“For as the new heavens and the new earth Which I will make shall remain before Me,’ says the Lord, ‘So shall your descendants and your name remain.”

Isaiah 66:22

Isaiah reiterates the promise of God to create new heavens and a new earth, highlighting their enduring nature.

Heaven as Eternal Life with God

The concept of heaven in the New Testament often refers to the eternal dwelling place of believers in the presence of God. This is described in various ways, such as paradise (Luke 23:43) or the Father’s house (John 14:2), but there’s no indication of multiple types of heaven for believers.

Here are some Bible verses that illustrate the concept of heaven as eternal life with God:

“For God so loved the world that He gave His only begotten Son, that whoever believes in Him should not perish but have everlasting life.”

John 3:16

This famous verse from the Gospel of John highlights the promise of eternal life for those who believe in Jesus Christ.

“And God will wipe away every tear from their eyes; there shall be no more death, nor sorrow, nor crying. There shall be no more pain, for the former things have passed away.”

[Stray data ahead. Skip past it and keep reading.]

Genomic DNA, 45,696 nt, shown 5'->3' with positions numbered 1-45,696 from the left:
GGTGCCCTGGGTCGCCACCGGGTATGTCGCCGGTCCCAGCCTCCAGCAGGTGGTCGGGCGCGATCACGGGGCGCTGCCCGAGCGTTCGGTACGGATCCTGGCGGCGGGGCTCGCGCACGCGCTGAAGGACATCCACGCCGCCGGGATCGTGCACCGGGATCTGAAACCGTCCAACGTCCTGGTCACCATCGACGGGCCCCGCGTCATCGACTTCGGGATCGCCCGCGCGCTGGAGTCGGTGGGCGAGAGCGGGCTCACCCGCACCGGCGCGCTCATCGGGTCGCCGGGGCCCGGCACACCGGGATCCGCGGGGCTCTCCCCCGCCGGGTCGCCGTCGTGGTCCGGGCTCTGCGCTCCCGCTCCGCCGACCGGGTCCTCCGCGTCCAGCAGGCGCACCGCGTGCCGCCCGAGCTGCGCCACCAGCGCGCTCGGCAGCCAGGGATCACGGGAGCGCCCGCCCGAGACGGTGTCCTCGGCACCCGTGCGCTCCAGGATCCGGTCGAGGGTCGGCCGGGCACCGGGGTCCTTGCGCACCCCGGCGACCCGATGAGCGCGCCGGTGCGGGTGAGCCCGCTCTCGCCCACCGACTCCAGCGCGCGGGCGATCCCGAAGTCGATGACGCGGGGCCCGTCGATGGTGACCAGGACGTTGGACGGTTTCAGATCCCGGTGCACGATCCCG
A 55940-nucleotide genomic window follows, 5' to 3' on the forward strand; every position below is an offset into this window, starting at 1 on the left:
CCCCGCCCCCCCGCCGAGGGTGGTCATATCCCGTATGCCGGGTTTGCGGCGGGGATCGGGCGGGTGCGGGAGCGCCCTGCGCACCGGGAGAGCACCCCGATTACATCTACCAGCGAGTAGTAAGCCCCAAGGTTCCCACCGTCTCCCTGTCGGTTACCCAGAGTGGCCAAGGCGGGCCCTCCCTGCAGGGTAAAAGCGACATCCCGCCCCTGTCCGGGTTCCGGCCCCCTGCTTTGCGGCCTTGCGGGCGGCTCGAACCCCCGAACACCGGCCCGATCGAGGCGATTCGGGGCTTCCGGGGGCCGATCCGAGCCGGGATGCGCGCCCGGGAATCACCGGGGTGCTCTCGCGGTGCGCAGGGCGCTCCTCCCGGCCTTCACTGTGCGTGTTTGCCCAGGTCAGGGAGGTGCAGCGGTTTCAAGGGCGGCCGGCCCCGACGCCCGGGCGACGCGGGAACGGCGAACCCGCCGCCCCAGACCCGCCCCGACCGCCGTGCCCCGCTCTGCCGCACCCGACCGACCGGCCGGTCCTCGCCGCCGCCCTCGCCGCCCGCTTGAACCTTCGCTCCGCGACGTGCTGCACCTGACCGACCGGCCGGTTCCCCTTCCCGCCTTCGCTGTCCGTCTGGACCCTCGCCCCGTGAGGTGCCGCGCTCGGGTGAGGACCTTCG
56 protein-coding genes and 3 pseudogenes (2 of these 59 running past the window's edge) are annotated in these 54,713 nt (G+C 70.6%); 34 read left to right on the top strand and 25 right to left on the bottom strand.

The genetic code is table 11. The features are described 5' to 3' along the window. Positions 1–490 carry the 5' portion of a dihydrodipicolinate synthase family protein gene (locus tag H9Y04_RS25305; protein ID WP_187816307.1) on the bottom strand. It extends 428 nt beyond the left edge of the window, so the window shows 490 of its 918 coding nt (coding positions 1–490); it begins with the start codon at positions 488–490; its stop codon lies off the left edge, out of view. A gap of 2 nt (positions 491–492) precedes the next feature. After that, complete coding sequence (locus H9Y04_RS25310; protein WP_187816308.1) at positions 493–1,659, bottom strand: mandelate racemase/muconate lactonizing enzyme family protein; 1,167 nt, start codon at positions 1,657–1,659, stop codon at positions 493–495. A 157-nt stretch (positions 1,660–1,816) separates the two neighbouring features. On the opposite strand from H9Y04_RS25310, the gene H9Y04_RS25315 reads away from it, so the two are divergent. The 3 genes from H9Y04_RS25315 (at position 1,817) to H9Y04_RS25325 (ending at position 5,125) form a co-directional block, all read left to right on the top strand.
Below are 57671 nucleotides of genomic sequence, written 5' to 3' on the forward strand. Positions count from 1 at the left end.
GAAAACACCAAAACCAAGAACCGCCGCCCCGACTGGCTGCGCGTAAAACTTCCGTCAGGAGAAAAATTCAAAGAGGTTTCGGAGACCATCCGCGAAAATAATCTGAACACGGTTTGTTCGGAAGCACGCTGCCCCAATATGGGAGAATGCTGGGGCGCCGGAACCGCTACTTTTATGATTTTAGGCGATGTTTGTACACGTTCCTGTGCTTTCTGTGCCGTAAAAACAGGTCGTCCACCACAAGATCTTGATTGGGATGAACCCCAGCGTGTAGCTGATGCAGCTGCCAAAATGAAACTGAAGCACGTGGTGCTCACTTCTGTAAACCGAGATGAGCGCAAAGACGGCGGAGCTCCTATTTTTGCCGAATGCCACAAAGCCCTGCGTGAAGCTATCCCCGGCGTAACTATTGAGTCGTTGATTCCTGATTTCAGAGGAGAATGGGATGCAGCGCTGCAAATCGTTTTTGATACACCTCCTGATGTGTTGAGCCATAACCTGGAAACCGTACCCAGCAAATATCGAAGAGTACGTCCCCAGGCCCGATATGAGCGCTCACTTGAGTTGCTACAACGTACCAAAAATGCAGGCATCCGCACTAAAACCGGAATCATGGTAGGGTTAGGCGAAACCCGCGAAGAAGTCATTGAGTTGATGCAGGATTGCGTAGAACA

Revelation 21:4

This verse from Revelation describes the eternal state where God will dwell among His people, bringing an end to all suffering and sorrow.

“And this is the testimony: that God has given us eternal life, and this life is in His Son. He who has the Son has life; he who does not have the Son of God does not have life.”

1 John 5:11-12

John emphasizes that eternal life is found in Jesus Christ, highlighting the centrality of faith in Him for experiencing life with God for eternity.

“For we know that if our earthly house, this tent, is destroyed, we have a building from God, a house not made with hands, eternal in the heavens.”

2 Corinthians 5:1

Paul speaks of the believer’s future glorified state, emphasizing the eternal nature of the dwelling place prepared by God in heaven.


While the Bible speaks of spiritual realities and realms beyond the physical world, it doesn’t categorize them into seven distinct types of heaven. Rather, it presents a more holistic view of heaven as the dwelling place of God and the ultimate destination for believers.

In conclusion, while the Bible does mention various aspects of heaven, it does not explicitly outline seven distinct types of heaven. The concept of multiple heavens is often inferred from different passages, but there’s no systematic categorization of heaven into seven types in biblical theology. Instead, the emphasis is on the overarching reality of heaven as the dwelling place of God and the ultimate hope for believers.